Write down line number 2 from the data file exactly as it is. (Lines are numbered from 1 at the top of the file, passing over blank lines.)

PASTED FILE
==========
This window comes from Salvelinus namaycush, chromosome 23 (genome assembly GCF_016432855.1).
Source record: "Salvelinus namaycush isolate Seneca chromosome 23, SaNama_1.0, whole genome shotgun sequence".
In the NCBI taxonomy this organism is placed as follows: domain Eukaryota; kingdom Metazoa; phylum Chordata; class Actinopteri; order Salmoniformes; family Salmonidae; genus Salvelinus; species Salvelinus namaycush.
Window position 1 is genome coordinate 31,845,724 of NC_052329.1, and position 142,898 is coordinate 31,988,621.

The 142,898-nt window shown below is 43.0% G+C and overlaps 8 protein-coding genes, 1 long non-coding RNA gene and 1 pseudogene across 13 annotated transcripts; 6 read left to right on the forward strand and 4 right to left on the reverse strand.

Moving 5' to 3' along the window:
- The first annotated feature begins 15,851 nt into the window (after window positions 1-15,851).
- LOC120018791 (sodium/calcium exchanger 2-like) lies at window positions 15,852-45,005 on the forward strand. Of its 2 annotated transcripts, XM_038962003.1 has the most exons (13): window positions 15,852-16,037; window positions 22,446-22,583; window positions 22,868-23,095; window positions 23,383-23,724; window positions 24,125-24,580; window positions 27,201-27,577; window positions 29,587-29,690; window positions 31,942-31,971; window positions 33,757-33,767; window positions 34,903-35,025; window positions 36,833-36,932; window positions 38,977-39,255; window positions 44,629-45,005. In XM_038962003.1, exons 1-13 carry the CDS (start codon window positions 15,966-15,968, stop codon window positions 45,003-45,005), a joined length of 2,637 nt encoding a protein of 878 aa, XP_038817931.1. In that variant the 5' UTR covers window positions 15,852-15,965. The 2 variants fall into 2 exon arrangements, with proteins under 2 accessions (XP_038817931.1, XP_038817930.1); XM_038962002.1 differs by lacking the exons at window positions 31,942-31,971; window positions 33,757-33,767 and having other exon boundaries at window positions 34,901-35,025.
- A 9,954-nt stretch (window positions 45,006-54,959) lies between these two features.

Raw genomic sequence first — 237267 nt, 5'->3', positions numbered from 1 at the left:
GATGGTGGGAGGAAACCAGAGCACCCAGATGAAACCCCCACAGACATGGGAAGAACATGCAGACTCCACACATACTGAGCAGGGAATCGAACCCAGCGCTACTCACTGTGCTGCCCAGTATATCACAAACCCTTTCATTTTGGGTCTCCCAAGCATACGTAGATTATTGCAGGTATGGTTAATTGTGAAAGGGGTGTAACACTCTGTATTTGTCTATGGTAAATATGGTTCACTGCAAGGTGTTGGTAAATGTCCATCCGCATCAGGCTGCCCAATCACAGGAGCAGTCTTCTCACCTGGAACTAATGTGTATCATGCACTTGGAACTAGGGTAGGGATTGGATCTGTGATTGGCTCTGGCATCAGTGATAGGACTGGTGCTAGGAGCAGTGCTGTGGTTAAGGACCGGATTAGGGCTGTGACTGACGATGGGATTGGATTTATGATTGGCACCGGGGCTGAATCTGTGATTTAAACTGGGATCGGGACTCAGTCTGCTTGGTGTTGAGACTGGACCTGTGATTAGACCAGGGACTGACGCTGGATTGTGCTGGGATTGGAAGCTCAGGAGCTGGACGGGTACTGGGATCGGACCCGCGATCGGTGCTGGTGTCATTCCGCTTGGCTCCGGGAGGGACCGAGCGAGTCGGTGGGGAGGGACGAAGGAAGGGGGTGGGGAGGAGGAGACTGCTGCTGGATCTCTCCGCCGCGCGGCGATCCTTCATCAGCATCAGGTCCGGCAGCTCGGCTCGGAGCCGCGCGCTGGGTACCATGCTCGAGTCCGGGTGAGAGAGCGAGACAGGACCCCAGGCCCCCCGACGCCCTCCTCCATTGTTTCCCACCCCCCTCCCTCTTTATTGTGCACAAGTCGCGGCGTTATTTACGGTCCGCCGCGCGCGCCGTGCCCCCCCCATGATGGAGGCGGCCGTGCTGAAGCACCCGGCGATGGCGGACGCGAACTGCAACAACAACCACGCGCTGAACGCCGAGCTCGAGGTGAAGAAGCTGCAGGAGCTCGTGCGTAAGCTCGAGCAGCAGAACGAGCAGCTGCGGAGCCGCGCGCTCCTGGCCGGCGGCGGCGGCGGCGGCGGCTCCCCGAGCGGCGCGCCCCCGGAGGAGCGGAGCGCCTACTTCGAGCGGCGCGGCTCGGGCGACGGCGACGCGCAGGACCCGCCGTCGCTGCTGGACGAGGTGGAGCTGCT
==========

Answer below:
Source record: "Salvelinus namaycush isolate Seneca chromosome 23, SaNama_1.0, whole genome shotgun sequence".